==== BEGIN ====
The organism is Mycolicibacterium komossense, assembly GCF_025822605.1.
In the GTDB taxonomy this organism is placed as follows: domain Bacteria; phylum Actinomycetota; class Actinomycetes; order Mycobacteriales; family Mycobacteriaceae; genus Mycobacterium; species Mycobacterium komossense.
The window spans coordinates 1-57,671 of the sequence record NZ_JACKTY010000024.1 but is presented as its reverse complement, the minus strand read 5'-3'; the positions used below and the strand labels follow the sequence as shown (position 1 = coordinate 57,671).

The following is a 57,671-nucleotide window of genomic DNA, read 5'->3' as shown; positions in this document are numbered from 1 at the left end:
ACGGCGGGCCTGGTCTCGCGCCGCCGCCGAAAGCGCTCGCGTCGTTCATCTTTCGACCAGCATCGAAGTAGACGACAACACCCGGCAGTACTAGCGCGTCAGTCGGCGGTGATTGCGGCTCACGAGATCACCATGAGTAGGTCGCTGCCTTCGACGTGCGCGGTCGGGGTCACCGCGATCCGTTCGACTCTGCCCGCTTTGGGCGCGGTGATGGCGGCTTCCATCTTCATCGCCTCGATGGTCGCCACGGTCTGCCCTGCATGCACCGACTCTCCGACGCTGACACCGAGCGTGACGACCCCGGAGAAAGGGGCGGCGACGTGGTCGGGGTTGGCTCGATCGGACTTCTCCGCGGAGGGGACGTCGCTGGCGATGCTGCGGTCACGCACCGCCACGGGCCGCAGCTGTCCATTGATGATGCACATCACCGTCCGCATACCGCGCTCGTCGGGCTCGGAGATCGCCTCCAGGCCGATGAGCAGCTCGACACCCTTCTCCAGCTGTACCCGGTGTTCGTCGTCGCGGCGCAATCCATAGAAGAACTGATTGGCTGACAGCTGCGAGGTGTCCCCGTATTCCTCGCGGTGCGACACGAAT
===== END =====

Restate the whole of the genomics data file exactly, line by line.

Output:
The organism is Mycolicibacterium komossense, assembly GCF_025822605.1.
In the GTDB taxonomy this organism is placed as follows: domain Bacteria; phylum Actinomycetota; class Actinomycetes; order Mycobacteriales; family Mycobacteriaceae; genus Mycobacterium; species Mycobacterium komossense.
The window spans coordinates 1-57,671 of the sequence record NZ_JACKTY010000024.1 but is presented as its reverse complement, the minus strand read 5'-3'; the positions used below and the strand labels follow the sequence as shown (position 1 = coordinate 57,671).

The following is a 57,671-nucleotide window of genomic DNA, read 5'->3' as shown; positions in this document are numbered from 1 at the left end:
ACGGCGGGCCTGGTCTCGCGCCGCCGCCGAAAGCGCTCGCGTCGTTCATCTTTCGACCAGCATCGAAGTAGACGACAACACCCGGCAGTACTAGCGCGTCAGTCGGCGGTGATTGCGGCTCACGAGATCACCATGAGTAGGTCGCTGCCTTCGACGTGCGCGGTCGGGGTCACCGCGATCCGTTCGACTCTGCCCGCTTTGGGCGCGGTGATGGCGGCTTCCATCTTCATCGCCTCGATGGTCGCCACGGTCTGCCCTGCATGCACCGACTCTCCGACGCTGACACCGAGCGTGACGACCCCGGAGAAAGGGGCGGCGACGTGGTCGGGGTTGGCTCGATCGGACTTCTCCGCGGAGGGGACGTCGCTGGCGATGCTGCGGTCACGCACCGCCACGGGCCGCAGCTGTCCATTGATGATGCACATCACCGTCCGCATACCGCGCTCGTCGGGCTCGGAGATCGCCTCCAGGCCGATGAGCAGCTCGACACCCTTCTCCAGCTGTACCCGGTGTTCGTCGTCGCGGCGCAATCCATAGAAGAACTGATTGGCTGACAGCTGCGAGGTGTCCCCGTATTCCTCGCGGTGCGACACGAAT